• The potential for serious property damage from dropping a load or hitting something.

Basic Rules for Safety Around Cranes and Derricks

  • Never operate a crane or derrick unless specially trained and authorized.
  • Be familiar with and strictly follow safe operating procedures.
  • Follow all instructions and warnings from operators and signalers without question.
  • Never walk under an overhead load.
  • Never allow a crane, derrick, or sling to become overloaded.

Avoiding Overloading

  • The RATED CAPACITY is the amount of weight the equipment can handle safely.
  • Rated capacity of cranes and derricks must be plainly marked and visible from the ground.
  • Slings also have rated capacities that must be marked.

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Inspection of Cranes and Slings

OSHA specifies the following equipment inspection requirements:

  • Inspect daily for hooks, some operating mechanisms, air or hydraulic lines, hoist chain, slings.
  • Inspect at least monthly for ropes, chains, all operating mechanisms.
  • Inspect at least annually for corroded structural members, loose bolts, damaged fasteners and gears, electrical equipment.
  • Only trained employees can perform inspections.
  • Records must be kept of inspections.
  • Damaged parts, slings, etc., should be replaced, not re-used.

In addition, slings must be kept in safe working condition:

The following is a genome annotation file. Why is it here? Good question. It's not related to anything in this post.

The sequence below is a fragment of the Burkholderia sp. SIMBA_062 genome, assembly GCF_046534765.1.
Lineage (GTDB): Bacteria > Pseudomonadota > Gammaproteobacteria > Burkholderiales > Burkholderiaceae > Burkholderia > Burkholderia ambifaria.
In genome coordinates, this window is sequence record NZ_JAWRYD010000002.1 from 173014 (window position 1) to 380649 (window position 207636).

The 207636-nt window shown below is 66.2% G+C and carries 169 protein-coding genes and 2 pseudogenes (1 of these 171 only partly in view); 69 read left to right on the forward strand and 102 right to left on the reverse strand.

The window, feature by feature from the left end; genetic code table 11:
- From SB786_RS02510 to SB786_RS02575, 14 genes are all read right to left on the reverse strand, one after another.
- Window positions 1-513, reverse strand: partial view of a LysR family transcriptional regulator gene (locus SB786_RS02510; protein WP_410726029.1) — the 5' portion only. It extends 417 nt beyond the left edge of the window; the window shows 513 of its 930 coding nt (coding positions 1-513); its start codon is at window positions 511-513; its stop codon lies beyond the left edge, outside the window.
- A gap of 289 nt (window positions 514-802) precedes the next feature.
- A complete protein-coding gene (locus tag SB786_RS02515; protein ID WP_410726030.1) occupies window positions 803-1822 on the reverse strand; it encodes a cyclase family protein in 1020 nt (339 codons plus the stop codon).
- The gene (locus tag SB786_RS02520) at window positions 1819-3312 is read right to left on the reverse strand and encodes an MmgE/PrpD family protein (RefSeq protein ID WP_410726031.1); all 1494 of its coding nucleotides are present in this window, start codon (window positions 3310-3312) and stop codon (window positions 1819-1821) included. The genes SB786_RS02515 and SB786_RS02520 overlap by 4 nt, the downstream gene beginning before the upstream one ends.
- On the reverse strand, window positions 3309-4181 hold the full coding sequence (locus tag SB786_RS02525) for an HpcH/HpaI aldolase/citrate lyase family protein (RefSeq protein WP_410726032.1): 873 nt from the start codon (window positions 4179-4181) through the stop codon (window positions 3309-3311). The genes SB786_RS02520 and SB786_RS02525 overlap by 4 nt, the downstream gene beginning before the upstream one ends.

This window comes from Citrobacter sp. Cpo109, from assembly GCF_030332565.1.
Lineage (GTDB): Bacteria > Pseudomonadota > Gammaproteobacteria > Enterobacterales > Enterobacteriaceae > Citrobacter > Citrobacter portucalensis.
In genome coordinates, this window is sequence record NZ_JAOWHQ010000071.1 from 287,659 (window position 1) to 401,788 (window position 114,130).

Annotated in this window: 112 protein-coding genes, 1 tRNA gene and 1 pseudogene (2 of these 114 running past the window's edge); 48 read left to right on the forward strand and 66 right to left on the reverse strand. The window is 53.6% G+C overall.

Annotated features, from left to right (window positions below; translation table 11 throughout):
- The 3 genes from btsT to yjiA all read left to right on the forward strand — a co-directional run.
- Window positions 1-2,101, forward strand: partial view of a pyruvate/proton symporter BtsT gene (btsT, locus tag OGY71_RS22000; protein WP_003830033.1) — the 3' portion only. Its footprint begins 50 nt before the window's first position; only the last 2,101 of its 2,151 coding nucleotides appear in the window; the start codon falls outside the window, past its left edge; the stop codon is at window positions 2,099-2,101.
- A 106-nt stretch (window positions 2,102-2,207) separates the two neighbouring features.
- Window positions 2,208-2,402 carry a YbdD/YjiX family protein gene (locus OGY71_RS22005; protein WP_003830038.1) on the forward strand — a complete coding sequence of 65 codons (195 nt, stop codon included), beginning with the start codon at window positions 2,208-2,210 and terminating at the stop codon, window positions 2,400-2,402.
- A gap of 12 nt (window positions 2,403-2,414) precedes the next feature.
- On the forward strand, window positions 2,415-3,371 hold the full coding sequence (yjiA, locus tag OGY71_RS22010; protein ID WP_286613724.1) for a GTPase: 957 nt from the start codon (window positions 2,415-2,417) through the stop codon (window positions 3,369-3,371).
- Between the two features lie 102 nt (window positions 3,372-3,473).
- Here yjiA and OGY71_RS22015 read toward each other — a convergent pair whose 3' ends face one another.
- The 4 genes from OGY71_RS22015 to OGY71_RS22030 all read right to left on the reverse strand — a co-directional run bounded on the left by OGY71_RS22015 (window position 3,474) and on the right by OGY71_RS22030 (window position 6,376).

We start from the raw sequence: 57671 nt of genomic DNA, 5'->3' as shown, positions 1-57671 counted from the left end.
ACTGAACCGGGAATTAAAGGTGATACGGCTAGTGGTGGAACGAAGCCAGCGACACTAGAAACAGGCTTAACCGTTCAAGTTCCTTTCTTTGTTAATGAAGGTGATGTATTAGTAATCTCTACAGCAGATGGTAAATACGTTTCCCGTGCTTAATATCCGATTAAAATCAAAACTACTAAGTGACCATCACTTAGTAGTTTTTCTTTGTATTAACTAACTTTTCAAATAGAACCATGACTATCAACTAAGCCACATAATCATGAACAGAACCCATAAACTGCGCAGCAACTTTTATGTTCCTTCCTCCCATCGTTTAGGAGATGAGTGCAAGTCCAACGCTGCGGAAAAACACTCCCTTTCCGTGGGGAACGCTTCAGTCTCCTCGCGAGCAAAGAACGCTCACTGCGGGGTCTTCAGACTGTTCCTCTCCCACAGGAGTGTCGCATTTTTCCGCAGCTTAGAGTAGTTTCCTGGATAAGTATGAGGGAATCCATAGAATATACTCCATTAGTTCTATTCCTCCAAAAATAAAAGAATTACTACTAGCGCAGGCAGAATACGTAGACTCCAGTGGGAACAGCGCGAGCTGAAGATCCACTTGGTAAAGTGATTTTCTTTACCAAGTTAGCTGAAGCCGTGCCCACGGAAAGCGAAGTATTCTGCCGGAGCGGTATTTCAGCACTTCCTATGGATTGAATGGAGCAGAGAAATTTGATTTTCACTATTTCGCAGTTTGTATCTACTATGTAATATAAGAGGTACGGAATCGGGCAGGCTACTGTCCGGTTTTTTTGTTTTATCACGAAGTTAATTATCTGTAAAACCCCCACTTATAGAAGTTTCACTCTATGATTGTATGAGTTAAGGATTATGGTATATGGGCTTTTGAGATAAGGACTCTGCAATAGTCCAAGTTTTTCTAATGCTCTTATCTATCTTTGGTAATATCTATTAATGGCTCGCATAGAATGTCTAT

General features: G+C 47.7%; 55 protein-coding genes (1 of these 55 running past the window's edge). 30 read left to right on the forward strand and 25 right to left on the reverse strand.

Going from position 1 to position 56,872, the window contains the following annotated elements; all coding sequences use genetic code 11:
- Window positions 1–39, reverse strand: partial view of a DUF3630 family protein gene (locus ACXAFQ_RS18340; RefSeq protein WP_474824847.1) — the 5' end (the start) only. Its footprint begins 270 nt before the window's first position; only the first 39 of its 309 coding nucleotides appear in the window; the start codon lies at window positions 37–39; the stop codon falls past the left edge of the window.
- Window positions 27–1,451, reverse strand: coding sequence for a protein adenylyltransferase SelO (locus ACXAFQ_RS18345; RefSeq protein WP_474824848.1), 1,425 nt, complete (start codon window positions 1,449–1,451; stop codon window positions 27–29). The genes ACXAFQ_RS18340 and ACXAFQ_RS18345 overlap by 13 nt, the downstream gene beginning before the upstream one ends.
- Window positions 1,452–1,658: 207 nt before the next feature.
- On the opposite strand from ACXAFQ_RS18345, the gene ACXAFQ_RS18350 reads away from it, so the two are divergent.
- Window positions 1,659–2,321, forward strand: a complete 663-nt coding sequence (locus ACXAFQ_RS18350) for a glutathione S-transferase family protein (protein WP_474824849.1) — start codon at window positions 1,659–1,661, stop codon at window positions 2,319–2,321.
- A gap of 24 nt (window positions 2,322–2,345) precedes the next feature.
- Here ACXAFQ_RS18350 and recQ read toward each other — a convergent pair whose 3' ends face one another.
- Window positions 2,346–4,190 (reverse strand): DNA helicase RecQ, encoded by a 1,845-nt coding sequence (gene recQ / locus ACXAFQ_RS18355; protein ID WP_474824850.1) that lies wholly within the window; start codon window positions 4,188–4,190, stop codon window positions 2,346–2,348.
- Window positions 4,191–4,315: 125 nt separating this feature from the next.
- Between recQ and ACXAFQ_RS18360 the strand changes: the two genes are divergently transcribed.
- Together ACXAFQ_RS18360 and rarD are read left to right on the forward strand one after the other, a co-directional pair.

• Alloy chain slings can’t have cracks, deformities, or twists.
  • Wire rope slings can’t be corroded or excessively worn.
  • Metal mesh slings can’t be corroded or abraded.
  • Fiber rope slings should not be worn, dried out, or have broken strands.

These are just a few of the training tips provided in the OSHA Training System lesson plan for “Working Safely with Cranes, Derricks, and Slings.”
As its name implies, this is a complete system to meet your full training needs. All the materials are prepared in advance, so no prep time is required. All you do is reproduce what you need and put it to use. Materials include:

  • 32 complete safety units, meeting every key OSHA standard. Each includes full background for trainers, a ready-to-use safety meeting, and follow-up handouts.  View a table of contents.
  • Quizzes, handouts, and copies of 27 different employee booklets, coordinated to the safety meetings. (Booklets can be bought in any quantity at a discount.)
  • A complete training recordkeeping and tracking system that tells you which employees need what training, and then tracks your program to ensure they get it.
  • Quarterly updates, which are included with the program. You receive at least four new safety units every 90 days, covering new OSHA standards and training needs.

If you share the common problem of never having enough time or the right materials for training, we’d suggest you examine the OSHA Training System program. We’ve arranged for you to do so for up to 30 days at no cost or risk. Just let us know, and we’ll be happy to make all the arrangements.